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ARCHITECHT Daily: Google is the epicenter of AI, but ...

Make no mistake: Google is currently the sun around which the artificial intelligence community orbit
ARCHITECHT Daily: Google is the epicenter of AI, but ...
By ARCHITECHT • Issue #60 • View online
Make no mistake: Google is currently the sun around which the artificial intelligence community orbits. 
Between the teams at Google Brain and DeepMind, the company is behind many of the big advances in AI and many of the most popular research papers. Google is the company behind the popular TensorFlow framework, and ceaselessly announces new AI-powered products and features (some eye-opening, others incremental). If you keep up with AI news, the chances are you’re reading several stories about Google per day.
Want proof? Here’s yesterday’s Google AI news (although probably only a portion of what’s actually out there):
You will not find, on any given day, stories on 4 separate topics relating to any other company’s AI technology or personnel.
But … despite all of Google’s investment and innovation in AI, it’s possible Google won’t be the company to capitalize on AI most successfully. Amazon is quietly (and covertly?) making its own investments in AI. 
I cannot vouch for the accuracy of this report at all, but job site Paysa estimates that Amazon currently has AI job openings totaling more $227 million in salary, compared with just $130 million for Google. Amazon, according to this study, has more than twice the number of job openings than Google, but with a lower average salary.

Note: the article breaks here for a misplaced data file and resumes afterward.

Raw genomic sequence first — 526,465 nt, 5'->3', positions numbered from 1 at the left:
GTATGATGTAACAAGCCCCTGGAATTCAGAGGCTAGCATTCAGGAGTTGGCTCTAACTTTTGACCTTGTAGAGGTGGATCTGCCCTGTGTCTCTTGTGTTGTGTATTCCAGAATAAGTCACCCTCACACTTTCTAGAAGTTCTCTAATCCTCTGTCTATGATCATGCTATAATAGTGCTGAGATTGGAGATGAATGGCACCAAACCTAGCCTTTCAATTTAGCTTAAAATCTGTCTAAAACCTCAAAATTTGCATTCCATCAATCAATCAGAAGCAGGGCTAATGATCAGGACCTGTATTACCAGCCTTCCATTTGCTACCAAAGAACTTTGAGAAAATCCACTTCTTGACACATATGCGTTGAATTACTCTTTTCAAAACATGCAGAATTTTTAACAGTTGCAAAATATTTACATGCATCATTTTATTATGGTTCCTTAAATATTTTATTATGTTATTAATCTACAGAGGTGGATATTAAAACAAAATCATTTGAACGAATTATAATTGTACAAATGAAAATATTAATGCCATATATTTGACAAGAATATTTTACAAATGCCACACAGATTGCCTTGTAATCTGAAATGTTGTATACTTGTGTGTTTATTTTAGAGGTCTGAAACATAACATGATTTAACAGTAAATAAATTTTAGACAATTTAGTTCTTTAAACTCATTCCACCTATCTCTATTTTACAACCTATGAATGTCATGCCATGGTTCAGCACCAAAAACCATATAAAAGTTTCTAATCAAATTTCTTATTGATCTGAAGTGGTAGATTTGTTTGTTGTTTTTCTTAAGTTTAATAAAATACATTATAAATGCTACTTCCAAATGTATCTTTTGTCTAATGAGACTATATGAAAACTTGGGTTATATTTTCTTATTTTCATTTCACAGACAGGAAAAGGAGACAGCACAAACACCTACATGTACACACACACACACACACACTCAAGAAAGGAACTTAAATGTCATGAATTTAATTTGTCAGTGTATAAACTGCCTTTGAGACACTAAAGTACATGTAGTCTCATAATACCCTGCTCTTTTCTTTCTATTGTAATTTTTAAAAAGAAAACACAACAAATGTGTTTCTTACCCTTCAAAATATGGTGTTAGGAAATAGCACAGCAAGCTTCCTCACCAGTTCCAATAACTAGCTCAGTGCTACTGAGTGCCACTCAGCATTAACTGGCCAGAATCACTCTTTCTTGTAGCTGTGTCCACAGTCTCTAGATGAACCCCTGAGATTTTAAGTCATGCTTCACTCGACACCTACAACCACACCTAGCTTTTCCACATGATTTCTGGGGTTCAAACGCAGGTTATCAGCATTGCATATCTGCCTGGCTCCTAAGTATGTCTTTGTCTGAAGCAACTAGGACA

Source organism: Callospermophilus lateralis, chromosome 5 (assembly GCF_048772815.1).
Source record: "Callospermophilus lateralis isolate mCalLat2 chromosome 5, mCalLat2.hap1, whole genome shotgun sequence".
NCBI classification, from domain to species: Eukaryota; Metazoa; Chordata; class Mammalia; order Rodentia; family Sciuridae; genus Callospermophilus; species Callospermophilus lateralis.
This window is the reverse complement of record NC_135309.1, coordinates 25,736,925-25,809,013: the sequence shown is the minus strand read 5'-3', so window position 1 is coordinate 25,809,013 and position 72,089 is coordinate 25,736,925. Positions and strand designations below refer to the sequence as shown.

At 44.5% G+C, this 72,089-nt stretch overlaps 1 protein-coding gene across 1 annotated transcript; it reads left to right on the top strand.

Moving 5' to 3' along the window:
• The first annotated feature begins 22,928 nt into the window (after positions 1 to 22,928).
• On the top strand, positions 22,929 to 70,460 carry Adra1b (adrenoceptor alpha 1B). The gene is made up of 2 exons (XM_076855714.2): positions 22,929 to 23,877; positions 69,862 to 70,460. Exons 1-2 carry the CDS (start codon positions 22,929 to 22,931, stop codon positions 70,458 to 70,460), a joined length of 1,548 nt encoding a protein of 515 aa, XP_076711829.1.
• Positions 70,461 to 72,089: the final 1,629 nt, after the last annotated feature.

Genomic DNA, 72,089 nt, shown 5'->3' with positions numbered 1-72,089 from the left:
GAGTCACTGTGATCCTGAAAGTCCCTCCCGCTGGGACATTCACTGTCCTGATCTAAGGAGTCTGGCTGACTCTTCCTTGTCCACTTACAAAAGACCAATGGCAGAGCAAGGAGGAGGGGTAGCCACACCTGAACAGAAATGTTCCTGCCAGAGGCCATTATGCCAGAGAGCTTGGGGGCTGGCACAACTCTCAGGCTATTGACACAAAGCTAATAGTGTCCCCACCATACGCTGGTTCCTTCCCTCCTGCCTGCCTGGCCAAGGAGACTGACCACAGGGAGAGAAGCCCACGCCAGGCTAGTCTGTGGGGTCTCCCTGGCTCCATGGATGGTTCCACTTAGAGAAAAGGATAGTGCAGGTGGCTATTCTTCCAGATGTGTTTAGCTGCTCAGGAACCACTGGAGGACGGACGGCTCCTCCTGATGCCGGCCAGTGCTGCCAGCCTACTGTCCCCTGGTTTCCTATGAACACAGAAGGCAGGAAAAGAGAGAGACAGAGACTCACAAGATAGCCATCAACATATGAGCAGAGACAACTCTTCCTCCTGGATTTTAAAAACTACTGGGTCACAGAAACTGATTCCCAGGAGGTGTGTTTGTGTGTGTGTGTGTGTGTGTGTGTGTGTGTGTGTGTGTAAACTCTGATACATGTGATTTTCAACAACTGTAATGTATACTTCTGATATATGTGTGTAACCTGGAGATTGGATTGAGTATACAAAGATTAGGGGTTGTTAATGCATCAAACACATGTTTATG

These numbers could be completely off. Or they could be accurate, but only because Amazon is so far behind Google in terms of AI talent that it has to hire lots of people to catch up. In terms of research presence and public perception, Amazon certainly does have a long way to go. 
However, it also could be that Amazon is applying the same principles to AI as it has to other technological areas and its business, in general. It could be using AI to drive efficiencies internally and power some customer-facing products, without caring too much whether it’s viewed as research hub or a particularly open book.
Amazon CEO Jeff Bezos wrote quite a bit about AI in his recent shareholder letter, including commenting on efforts to democratize access to AI via everything from Alexa to AWS. (I previously wrote about the Amazon-Google-Microsoft battle for cloud computing and IoT dominance here, and about the importance (or not) of openness here.)
But this paragraph from the Bezos letter stuck out to me (emphasis mine):

“But much of what we do with machine learning happens beneath the surface. Machine learning drives our algorithms for demand forecasting, product search ranking, product and deals recommendations, merchandising placements, fraud detection, translations, and much more. Though less visible, much of the impact of machine learning will be of this type – quietly but meaningfully improving core operations.”
For large corporations like Amazon and Google, this is where the rubber meets the road. Google’s massive AI investment will likely pay off immensely in the decade to come. But something tells me Amazon will be happy to pad its bottom line without matching Google in terms of AI moonshots, GitHub stars and articles in Nature

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